Pic of the Day

This Is Just To Say

 This Is Just To Say

By William Carlos Williams - 1883-1963


I have eaten

the plums

that were in

the icebox


and which

you were probably


for breakfast


Forgive me

they were delicious

so sweet

and so cold


About the Poem


"This Is Just to Say" (1934) is an imagist poem by William Carlos Williams. The three-versed, 28-word poem is an apology about eating the reader's plums. The poem was written as if it was a note left on a kitchen table. It has been widely parodied.


The poem appears to the reader like a piece of found poetry and has an odd structure. The poem’s meter or rhythm exhibits no regularity of stress or syllable count. Except for lines two and five and lines eight and nine, no two lines have the same metrical form. The consonance of the letters "Th" in lines two, three, and four, as well the consonance of the letter "F" in lines eight and nine, and the letter 'S' in lines eleven and twelve give rise to a natural rhythm when the poem is read aloud.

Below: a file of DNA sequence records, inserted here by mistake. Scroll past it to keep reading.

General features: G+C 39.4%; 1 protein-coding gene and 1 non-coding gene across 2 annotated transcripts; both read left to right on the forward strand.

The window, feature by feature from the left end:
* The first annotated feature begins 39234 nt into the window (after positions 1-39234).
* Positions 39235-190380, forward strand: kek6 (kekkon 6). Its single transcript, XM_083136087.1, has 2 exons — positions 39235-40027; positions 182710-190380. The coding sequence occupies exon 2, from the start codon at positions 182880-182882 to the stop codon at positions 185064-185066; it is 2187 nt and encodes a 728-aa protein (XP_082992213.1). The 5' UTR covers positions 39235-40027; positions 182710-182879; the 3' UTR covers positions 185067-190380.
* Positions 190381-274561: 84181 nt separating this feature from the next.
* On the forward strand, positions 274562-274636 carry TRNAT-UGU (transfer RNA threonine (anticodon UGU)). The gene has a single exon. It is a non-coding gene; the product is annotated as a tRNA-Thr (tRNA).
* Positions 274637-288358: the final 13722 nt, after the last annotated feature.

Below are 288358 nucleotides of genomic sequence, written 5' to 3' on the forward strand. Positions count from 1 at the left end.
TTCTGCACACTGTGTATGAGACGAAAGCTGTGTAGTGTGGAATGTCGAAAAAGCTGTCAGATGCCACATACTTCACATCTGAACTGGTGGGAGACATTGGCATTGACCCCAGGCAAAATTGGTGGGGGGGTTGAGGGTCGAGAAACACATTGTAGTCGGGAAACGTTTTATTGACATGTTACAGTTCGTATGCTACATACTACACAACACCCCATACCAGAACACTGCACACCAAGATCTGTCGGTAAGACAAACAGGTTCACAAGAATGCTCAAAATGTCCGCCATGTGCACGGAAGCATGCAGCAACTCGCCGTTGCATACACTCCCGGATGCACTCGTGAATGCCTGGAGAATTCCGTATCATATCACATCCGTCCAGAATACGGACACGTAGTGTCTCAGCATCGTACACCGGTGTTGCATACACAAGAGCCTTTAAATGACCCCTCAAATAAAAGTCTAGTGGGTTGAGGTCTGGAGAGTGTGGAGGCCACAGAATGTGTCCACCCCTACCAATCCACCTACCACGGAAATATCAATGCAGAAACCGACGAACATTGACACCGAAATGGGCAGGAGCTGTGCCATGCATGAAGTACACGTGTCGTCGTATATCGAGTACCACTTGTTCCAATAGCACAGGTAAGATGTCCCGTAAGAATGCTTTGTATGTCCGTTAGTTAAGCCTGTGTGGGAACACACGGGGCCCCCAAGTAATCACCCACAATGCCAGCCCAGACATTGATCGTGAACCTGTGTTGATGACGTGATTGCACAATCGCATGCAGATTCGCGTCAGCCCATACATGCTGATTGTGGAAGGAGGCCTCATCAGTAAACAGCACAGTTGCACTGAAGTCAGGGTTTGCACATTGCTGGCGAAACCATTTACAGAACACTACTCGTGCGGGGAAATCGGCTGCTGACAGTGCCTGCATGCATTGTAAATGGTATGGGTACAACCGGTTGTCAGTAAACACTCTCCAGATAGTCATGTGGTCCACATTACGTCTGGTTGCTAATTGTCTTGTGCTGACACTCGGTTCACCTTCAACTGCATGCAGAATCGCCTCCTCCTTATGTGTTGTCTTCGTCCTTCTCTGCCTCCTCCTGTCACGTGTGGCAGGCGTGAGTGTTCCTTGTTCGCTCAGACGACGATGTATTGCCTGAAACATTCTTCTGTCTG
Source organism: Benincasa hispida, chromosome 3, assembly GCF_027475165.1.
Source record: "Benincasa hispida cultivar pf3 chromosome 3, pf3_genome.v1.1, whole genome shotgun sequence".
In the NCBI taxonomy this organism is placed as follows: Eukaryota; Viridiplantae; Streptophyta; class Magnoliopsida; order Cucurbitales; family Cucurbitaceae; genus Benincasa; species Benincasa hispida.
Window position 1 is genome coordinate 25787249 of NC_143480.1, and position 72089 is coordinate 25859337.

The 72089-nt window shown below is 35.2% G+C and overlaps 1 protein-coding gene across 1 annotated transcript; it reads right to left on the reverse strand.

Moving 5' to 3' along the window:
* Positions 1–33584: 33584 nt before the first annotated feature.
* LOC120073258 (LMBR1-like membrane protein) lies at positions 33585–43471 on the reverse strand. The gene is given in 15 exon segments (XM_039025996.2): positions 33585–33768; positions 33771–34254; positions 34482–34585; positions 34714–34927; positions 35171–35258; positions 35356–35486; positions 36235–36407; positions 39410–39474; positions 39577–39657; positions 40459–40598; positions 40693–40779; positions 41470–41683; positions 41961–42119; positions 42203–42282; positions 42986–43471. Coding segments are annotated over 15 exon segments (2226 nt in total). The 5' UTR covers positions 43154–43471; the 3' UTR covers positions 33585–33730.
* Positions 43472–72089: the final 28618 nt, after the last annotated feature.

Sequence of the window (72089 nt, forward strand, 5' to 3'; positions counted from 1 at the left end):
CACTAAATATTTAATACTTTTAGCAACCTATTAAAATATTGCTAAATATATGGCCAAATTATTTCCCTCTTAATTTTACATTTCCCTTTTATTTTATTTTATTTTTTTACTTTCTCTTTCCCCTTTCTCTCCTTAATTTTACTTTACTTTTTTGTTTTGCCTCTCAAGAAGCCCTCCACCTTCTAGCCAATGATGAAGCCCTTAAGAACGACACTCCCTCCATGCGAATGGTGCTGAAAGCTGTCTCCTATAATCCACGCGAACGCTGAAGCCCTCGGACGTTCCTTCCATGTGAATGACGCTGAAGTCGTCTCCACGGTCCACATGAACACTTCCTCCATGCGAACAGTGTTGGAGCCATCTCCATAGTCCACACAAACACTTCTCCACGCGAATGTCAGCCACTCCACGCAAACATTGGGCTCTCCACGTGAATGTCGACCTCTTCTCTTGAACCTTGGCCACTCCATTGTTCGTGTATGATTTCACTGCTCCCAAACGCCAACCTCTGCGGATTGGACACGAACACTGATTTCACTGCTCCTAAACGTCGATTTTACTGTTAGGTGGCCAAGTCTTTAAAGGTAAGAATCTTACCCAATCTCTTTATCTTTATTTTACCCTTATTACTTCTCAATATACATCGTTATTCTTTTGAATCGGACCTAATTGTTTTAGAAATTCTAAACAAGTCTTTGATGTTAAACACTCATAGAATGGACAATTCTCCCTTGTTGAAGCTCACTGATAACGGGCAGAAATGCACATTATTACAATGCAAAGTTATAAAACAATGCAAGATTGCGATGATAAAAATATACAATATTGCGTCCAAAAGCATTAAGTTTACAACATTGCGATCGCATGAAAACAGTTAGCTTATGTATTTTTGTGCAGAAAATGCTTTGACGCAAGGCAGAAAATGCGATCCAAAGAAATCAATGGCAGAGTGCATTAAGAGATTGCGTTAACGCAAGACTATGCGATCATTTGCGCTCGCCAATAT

A conspicuous lack of punctuation contributes to the poem's tonal ambiguity. While the second stanza begins with a conjunction, implying a connection to the first stanza, the third stanza is separated from the first two by the capitalized "Forgive." In a 1950 interview, John W. Gerber asked the poet what it is that makes "This Is Just to Say," a poem; Williams replied, "In the first place, it's metrically absolutely regular... So, dogmatically speaking, it has to be a poem because it goes that way, don't you see!" Critic Marjorie Perloff writes, "on the page, the three little quatrains look alike; they have roughly the same physical shape. It is typography rather than any kind of phonemic recurrence that provides directions for the speaking voice (or for the eye that reads the lines silently) and that teases out the poem's meanings." Additionally, this typographical structure influences any subsequent interpretation on the part of the reader.